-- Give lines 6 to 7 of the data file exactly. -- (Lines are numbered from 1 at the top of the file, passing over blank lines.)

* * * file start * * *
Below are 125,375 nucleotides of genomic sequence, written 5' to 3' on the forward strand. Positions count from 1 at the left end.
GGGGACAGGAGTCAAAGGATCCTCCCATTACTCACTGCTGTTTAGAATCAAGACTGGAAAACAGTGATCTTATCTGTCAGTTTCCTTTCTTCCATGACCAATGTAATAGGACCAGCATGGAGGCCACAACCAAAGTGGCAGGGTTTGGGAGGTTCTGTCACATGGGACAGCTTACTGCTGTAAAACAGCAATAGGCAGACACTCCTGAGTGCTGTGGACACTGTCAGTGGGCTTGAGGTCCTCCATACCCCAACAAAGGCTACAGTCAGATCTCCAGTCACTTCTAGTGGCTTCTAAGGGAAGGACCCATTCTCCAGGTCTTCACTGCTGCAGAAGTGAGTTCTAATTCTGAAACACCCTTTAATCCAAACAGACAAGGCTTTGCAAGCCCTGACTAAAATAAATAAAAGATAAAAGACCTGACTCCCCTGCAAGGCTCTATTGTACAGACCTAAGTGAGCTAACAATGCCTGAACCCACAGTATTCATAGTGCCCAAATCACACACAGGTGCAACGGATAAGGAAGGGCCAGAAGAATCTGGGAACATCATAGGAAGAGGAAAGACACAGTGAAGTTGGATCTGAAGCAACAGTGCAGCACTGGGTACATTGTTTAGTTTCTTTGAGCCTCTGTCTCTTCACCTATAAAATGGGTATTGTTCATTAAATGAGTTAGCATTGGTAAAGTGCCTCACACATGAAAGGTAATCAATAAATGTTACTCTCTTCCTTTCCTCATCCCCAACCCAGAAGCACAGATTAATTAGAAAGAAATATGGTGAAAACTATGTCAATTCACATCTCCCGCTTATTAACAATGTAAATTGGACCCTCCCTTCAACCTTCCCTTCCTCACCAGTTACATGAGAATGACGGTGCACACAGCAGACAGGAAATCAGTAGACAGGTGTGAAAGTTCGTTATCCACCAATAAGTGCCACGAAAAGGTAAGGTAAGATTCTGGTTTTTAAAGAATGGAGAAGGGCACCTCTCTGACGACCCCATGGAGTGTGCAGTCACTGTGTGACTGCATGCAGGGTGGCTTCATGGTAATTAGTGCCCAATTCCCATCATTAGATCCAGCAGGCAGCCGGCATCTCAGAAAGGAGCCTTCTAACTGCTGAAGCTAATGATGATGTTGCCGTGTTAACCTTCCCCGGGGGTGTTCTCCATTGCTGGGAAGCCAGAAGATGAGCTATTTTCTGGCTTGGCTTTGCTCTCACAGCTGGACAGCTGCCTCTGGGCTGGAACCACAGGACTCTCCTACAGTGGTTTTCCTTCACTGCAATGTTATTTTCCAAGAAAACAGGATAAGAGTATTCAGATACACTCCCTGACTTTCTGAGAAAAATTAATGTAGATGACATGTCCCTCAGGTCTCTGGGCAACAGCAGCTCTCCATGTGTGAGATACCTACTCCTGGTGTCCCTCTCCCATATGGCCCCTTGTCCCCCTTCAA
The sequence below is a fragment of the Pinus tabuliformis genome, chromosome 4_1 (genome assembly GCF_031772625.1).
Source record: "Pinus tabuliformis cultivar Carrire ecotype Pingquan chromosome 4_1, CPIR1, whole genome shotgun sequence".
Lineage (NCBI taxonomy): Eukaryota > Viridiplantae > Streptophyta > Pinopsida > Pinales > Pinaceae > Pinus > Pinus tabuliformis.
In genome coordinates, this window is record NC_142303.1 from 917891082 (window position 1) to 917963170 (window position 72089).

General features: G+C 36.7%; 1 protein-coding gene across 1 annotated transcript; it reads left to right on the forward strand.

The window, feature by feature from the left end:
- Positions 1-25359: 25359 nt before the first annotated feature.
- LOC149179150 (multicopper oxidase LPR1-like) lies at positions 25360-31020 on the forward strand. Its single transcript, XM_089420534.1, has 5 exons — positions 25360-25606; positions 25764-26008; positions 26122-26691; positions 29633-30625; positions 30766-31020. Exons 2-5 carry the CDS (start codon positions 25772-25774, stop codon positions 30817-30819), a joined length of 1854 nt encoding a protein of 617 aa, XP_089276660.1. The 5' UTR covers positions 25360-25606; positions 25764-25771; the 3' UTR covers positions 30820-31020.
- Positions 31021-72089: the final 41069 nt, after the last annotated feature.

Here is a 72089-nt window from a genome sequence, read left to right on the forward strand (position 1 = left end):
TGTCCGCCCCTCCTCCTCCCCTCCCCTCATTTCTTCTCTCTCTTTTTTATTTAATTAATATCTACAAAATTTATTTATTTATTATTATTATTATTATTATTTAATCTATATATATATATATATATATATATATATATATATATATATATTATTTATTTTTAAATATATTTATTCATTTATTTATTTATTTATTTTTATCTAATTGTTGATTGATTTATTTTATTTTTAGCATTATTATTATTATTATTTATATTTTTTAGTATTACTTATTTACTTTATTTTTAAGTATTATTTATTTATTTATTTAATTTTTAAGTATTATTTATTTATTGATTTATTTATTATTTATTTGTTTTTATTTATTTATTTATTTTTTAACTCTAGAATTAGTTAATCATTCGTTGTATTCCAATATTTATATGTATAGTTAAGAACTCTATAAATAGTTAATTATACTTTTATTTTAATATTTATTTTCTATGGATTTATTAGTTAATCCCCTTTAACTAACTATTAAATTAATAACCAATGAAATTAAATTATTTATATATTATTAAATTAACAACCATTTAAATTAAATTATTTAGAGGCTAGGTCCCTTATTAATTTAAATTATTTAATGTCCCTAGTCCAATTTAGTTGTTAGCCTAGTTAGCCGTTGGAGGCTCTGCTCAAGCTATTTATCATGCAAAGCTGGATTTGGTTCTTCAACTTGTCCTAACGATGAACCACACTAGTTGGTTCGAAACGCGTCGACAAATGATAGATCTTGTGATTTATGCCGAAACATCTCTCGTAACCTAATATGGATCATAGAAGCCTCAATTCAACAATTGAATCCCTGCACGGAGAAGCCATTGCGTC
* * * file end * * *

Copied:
In genome coordinates, this window is record NC_142303.1 from 917891082 (window position 1) to 917963170 (window position 72089).

General features: G+C 36.7%; 1 protein-coding gene across 1 annotated transcript; it reads left to right on the forward strand.